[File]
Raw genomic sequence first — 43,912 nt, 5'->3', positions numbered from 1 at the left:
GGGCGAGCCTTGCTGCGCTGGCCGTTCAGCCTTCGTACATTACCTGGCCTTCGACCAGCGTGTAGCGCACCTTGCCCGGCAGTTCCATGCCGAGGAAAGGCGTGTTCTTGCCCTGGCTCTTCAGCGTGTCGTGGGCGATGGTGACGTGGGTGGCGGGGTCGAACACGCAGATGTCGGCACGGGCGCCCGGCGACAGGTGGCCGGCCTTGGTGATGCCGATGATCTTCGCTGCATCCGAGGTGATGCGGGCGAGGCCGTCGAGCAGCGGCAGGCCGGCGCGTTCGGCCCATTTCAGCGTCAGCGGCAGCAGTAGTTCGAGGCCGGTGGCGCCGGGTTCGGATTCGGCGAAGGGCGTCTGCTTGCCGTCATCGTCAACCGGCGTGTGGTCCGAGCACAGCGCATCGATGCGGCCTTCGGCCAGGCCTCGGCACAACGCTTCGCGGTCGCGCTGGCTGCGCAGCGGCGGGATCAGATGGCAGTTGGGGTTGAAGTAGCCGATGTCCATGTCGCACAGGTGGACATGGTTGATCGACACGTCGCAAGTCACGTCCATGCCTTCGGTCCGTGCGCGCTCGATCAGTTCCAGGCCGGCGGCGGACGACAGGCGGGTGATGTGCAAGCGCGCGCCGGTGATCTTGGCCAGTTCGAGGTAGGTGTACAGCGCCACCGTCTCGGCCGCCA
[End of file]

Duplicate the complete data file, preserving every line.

Raw genomic sequence first — 43,912 nt, 5'->3', positions numbered from 1 at the left:
GGGCGAGCCTTGCTGCGCTGGCCGTTCAGCCTTCGTACATTACCTGGCCTTCGACCAGCGTGTAGCGCACCTTGCCCGGCAGTTCCATGCCGAGGAAAGGCGTGTTCTTGCCCTGGCTCTTCAGCGTGTCGTGGGCGATGGTGACGTGGGTGGCGGGGTCGAACACGCAGATGTCGGCACGGGCGCCCGGCGACAGGTGGCCGGCCTTGGTGATGCCGATGATCTTCGCTGCATCCGAGGTGATGCGGGCGAGGCCGTCGAGCAGCGGCAGGCCGGCGCGTTCGGCCCATTTCAGCGTCAGCGGCAGCAGTAGTTCGAGGCCGGTGGCGCCGGGTTCGGATTCGGCGAAGGGCGTCTGCTTGCCGTCATCGTCAACCGGCGTGTGGTCCGAGCACAGCGCATCGATGCGGCCTTCGGCCAGGCCTCGGCACAACGCTTCGCGGTCGCGCTGGCTGCGCAGCGGCGGGATCAGATGGCAGTTGGGGTTGAAGTAGCCGATGTCCATGTCGCACAGGTGGACATGGTTGATCGACACGTCGCAAGTCACGTCCATGCCTTCGGTCCGTGCGCGCTCGATCAGTTCCAGGCCGGCGGCGGACGACAGGCGGGTGATGTGCAAGCGCGCGCCGGTGATCTTGGCCAGTTCGAGGTAGGTGTACAGCGCCACCGTCTCGGCCGCCA